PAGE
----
Georgian scientist Vladimer Papitashvili – from the Soviet Union to the United States

Georgian scientist Vladimer Papitashvili is the Program Director of Astrophysics and Geospace Sciences at the US National Science Foundation. Georgian scientist is responsible for ongoing geospace surveys or astrophysics programs at the South and North Poles of the Earth.
After completing his master’s degree in geophysics, Vladimer Papitashvili continued his studies in Yakutsk, Siberia, where he studied permafrost electrical properties. In 1975 he joined Moscow Institute of Terrestrial Magnetism, Ionosphere and Radio Wave Propagation, where the Georgian scientist realized that he wanted to visit Antarctica.
Vladimer Papitashvili visited the continent for the first time in 1983, where he spent five days at Russian stations. In Antarctica, the valley located on Victoria Land Trans-Antarctic Mountains was named after Mr. Vladimer.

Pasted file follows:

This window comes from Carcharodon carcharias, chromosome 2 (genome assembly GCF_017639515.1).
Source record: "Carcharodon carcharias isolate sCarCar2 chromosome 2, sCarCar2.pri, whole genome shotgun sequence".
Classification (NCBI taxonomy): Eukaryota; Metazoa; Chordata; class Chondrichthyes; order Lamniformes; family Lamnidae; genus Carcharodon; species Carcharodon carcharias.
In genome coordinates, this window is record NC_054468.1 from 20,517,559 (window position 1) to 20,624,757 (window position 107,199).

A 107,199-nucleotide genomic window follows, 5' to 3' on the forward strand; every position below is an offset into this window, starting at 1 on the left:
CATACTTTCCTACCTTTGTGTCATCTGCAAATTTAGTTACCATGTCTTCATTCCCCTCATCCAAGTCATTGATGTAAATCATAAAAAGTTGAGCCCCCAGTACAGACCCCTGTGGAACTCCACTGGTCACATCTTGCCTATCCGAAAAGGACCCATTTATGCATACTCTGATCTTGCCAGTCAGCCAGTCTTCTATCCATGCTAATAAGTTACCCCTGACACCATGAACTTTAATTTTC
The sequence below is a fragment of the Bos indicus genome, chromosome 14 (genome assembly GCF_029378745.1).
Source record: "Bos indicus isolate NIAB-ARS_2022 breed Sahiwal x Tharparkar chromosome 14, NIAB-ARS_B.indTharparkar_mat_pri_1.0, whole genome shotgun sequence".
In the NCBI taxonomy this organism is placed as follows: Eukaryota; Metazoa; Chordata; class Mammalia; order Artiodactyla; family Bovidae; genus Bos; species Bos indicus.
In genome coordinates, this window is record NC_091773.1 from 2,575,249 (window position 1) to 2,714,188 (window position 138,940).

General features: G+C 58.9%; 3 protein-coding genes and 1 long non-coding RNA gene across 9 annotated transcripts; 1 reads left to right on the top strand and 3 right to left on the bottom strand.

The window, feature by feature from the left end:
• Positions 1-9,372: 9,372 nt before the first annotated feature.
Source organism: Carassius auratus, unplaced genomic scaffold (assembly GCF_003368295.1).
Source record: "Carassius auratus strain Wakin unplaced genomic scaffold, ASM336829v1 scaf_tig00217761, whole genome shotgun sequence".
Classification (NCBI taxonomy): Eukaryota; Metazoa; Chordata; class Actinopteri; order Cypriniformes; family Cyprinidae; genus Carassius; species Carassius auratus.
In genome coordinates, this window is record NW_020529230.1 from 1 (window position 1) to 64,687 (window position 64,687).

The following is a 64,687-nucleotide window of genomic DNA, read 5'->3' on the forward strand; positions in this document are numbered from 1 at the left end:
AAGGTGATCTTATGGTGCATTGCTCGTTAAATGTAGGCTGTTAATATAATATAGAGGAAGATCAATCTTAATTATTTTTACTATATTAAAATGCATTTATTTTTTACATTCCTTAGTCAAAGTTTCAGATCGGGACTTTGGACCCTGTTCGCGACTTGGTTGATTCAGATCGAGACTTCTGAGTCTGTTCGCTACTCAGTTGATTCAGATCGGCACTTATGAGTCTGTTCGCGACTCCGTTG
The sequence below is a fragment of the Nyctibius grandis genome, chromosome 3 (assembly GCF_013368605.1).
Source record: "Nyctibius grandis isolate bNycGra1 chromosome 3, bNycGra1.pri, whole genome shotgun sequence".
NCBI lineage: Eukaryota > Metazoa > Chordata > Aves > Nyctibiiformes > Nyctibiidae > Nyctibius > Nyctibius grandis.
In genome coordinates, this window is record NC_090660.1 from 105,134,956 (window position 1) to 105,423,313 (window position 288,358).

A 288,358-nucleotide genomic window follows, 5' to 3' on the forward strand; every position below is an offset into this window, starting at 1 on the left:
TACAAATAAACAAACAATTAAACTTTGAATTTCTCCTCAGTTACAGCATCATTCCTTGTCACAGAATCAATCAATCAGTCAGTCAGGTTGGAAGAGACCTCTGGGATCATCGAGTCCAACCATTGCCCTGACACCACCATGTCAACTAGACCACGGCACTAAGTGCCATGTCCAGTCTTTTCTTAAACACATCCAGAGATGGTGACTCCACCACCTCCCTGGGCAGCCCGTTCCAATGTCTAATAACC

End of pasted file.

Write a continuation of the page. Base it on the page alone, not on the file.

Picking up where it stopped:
Vladimer Papitashvili says he has visited the Arctic and Antarctica about 30 times. In 1991, his American colleagues invited him to NASA Goddard Space Flight Center for a year, however, after the collapse of the Soviet Union he could not return back and moved to the University of Michigan to work. During his time at NSF, Vladimer became the Director of the Antarctic Astrophysics and Geospace Sciences program, where he has been working since 2002.
According to the Georgian scientist, they currently have geospatial instruments at the South Pole, using which they observe the atmosphere, seismic processes, snow and ice. The pandemic has impacted the scientists’ work, in particular, in the past, they used to visit Antarctica almost every year, but this year they had to cancel almost the whole summer season.